What does aerobic mean? Aerobic simply describes an activity that requires free oxygen. Aerobic exercises are activities that improve the necessary transportation and absorption of oxygen throughout the body. Aerobic Energy Production is the body’s choice for low to medium intensity activities as well as longer bouts of exercise.
In the middle of aerobic activity, the demands on the heart and lungs for oxygen are strong, and increased cardiac output meets those demands. Aerobic exercise, then, is any activity that increases cardiac output. We also know that stroke volume and heartbeats per minute comprise this total value of cardiac output, but lets look a little closer at this.
The heart sends oxygen-rich blood to the cells so that it can be used to make energy by way of ventricles. These ventricles expand and stretch during exercise so that there is an increase in blood volume to meet the body’s energy demands. Overtime this increases the overall size of your heart. Your heart actually grows with aerobic exercise!
Oxygen is used to produce energy in the body in an ATP synthesis called cellular respiration. ATP is a molecule that muscles need to do work. Cellular respiration is the process used to create energy when we are engaged in aerobic activity and using oxygen, as opposed to anaerobic activity that creates energy without oxygen.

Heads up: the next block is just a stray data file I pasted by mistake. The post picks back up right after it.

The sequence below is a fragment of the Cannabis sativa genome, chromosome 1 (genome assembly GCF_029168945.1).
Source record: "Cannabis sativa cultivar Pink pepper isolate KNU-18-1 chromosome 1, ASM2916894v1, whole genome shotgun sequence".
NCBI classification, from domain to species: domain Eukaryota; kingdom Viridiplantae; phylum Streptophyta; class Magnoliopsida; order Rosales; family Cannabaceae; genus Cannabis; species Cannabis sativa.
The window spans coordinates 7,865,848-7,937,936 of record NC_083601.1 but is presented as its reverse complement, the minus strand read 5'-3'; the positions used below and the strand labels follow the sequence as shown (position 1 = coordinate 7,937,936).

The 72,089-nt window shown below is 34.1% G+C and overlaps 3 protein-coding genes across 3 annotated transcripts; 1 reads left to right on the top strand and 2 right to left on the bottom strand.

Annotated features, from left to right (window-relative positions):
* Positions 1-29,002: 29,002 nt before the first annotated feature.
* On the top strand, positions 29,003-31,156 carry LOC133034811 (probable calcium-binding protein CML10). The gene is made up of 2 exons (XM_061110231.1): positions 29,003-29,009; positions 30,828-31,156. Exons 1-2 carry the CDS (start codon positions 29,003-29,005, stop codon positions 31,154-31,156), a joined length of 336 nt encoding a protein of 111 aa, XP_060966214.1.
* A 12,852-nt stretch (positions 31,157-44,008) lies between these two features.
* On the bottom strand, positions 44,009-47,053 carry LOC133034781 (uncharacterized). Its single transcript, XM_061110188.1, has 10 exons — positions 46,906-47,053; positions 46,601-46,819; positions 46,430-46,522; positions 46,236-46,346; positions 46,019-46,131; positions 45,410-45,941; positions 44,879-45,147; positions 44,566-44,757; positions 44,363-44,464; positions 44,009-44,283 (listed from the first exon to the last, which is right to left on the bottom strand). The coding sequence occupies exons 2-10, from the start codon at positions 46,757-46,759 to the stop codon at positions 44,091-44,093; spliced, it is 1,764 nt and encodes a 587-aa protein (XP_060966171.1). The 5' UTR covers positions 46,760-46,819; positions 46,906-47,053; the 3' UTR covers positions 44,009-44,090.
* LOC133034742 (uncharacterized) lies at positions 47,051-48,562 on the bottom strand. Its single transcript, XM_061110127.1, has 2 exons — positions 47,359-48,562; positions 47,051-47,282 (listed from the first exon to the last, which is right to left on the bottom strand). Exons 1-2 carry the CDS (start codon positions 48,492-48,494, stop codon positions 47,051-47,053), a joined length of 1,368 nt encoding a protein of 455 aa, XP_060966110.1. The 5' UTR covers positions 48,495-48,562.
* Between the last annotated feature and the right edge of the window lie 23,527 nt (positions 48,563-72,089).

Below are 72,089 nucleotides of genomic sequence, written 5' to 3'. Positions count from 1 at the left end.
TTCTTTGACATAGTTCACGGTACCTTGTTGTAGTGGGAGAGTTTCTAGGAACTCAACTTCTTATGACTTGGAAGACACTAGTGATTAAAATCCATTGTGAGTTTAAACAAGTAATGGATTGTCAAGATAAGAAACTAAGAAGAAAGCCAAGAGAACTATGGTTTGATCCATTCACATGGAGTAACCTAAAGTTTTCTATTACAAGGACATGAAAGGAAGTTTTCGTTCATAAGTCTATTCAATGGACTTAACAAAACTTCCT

Cellular Respiration uses carbohydrates and fats to produce energy and is slower than its anaerobic counterpart, but has much greater yields and can produce 30 to 32 molecules of ATP, whereas anaerobic energetic production only uses carbohydrates and produces a measly 2 molecules of ATP per cycle. Aerobic activity is the only time fat cells are used to make energy.*
It is important to understand that you are not mechanical. You do not have a switch, and more than likely both processes are happening simultaneously at rest and during exercise. Research has found that with specific activities, they can repeat the type of energy production used by the body by manipulating intensity and duration of exercise.
*Please note that anaerobic activity requires more energy and therefore burns more total calories which can sometimes override the notion that you will burn more fat by just doing cardio. However, like I said we are almost always using both aerobic and anaerobic ATP production.
What kind of goals can be achieved by aerobics? (we already assume ‘look like Jane Fonda’ is one of them.)
- Increasing the overall cardiac output of your heart
- Increasing the size of your heart and ventricles, which will allow for continued elevated cardiac output, not just during exercise, but into the future of your cardiac health.
- Fueling cellular respiration processes in the body with fat cells, training them to use more than just carbohydrates as an energy source.
- Increased Fat Burning when not engaged in Activity.